Hot Damn, Another Down: 30 Quincy Place NE is under contract

After less than two weeks on the market, 30 Quincy Place NE has been snapped up

List Price: $699,923

Houses have been flying off the market in Eckington this summer, and this one was no exception.

This is your typical, stately Eckington Victorian, built in 1905 and brought back to life with a quality renovation. At about 1,700 square feet, the home has 5 bedrooms and 3.5 baths and includes a rentable in-law suite in the basement that will likely rent for $1,300+.

We caught the first open house and thought it was lovely.

2 thoughts on “Hot Damn, Another Down: 30 Quincy Place NE is under contract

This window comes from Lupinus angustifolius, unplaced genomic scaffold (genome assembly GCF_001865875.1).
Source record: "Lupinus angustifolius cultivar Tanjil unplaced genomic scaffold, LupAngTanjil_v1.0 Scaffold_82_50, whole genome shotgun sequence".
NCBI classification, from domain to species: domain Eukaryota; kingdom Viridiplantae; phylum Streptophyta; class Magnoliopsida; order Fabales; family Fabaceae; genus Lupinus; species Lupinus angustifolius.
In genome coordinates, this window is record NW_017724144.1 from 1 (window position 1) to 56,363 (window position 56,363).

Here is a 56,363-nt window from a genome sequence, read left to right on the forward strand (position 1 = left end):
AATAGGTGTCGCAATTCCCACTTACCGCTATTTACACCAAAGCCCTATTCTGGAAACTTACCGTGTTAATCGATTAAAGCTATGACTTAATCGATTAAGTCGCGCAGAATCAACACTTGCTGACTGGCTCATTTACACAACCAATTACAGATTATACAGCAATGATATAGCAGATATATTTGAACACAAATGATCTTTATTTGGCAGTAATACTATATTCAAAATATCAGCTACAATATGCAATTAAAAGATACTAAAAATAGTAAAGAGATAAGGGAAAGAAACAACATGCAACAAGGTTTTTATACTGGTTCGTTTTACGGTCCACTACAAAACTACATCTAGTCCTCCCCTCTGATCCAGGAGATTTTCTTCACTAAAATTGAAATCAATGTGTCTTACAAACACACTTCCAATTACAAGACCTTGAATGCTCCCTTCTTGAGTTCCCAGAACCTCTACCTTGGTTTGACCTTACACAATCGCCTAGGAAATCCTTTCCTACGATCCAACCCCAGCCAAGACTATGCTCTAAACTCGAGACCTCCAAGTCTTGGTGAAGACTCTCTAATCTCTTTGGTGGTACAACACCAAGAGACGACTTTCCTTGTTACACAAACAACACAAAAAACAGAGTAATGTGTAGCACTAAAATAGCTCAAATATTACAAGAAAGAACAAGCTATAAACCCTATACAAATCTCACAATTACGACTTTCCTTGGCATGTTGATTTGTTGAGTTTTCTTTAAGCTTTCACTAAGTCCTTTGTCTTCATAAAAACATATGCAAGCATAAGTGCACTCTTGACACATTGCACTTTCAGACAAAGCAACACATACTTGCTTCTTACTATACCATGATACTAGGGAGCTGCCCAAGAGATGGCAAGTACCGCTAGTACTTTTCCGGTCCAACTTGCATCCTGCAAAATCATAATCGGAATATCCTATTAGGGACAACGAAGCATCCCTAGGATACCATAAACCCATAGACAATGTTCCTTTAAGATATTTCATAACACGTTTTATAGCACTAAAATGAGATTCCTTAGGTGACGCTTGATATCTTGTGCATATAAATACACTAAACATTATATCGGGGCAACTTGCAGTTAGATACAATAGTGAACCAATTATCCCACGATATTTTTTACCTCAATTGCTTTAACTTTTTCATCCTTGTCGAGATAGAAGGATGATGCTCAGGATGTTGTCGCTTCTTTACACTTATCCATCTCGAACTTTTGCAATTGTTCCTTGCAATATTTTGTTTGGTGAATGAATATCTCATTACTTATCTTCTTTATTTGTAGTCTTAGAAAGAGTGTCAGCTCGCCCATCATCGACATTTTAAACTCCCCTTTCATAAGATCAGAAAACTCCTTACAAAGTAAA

1. This was a typical “gut job.” A standard wood frame house was erected inside, so the wonderful brick construction is wasted, performing much the same as the brick facing on a suburban ranch style house. The “open” floor plan results in one big noisy space which disguises how narrow these houses are but leaves everyone/everything constantly in view – because building interior walls costs more money. Shiny pieces of thin hardwood flooring (in a busy-looking number of shades) were used everywhere, even on stair risers and as trim. Modern mortar was used on old, soft brick, meaning the brick will gradually fail (it may be even be silicon caulk inside, judging from the sloppy joints in the exposed brick walls). The front porch and sidewalk were painted, meaning they’ll have to be repainted every year or two. The vaulted ceiling under the turret in the master bedroom is dramatic looking, but that’s where an insulated space was meant to be, so good luck cooling the room. At least when the turret leaks (as turrets tend to do) it won’t go unnoticed. The bulkhead for the HVAC duct work (that’s right, all the original radiators were jettisoned) is inches above the arch over the front door. The slate turret roof was replaced with faux slate shingles. The stone retaining wall (one of the few intact ones left in the area) was permanently defaced then covered with a facade of thin stone tiles. The original plaster/tile foyer, perfectly intact, was demolished and replaced with sheet rock. The interior door was removed, meaning cold/hot air will blast all the way to the kitchen every time the door is opened. The top floor windows in the back were shrunk so that smaller, standard size windows (looks like vinyl) could be used, saving hundreds[!] of dollars. In back, the kitchen door/transom and large window were replaced with faux French doors, with no gain in daylight and a loss in ventilation options … and apparently making a galley kitchen the only possible layout. Since mismatched brick was used for the door/window rearrangement, the building exterior will be infinitely repainted, with no possibility of ever being restored to its original brick appearance. Standard “can” lights were used everywhere, so there’s no personality but plenty of energy demand. The inevitable faux stainless appliance fronts, granite countertops, and glass tile backsplash help distract the eye from the cheap cabinetry and interior doors. The bathrooms – the ones that are shown – aren’t much bigger than the originals, and in at least one, the tub looks like acrylic. True, there’s lots of crown moulding, but it ends abruptly in places without being finished out. The backyard was concreted over, without even a nod to greenspace. The back porches are small, characterless, and cheap (note the handrail on the stairs, and those odd braces at a 45 degree angle). If any kitchen ever cried out for a peninsula to help define the space, it’s the one in the basement. Instead, there’s a corner heavy with pricey – but not quality – cabinetry and a sink that faces blank walls. The basement unit is only suitable for family/close friends since it has an indoor staircase (space sorely needed if the unit is ever to become a legally distinct rental). Notice we don’t see all the bedrooms pictured, but to squeeze in five, some of them must be closet-size. Yet somehow, an elf-sized bathroom and powder room got in squeezed in somewhere. I bet the gutters drain either into the alley or straight onto the concrete driveway, not into the sewer system as DC law requires. The front yard has three times as many shrubs as it needs. Left alone, it will be one large bush someday. With luck, that will help hide the ugly oversized electrical box plopped into the yard without any attempt at camouflage. The colors are conspicuously uninspired. The mission style light fixture (not in the required outdoor rated box, I bet) on the front porch matches the door, true, but neither matches the building … nor do the modern iron railings, which were used indoors as well. Yes, they’re much “airier” looking than the original stoop, removed though it was perfect for potted plants or for sitting on. This is a late Victorian era rowhouse. It’s not meant to look “airy.” There’s no laundry room. There’s not even a mailbox! While it’s true this house wasn’t well maintained over the years, there’s no reason it couldn’t have been renovated with a focus on preservation, sound environmental choices, and genuine quality (not just superficial eye candy, bling) and still made the contractor a reasonable profit. Like I said, typical. If you want it, buy it, but know what you’re getting.

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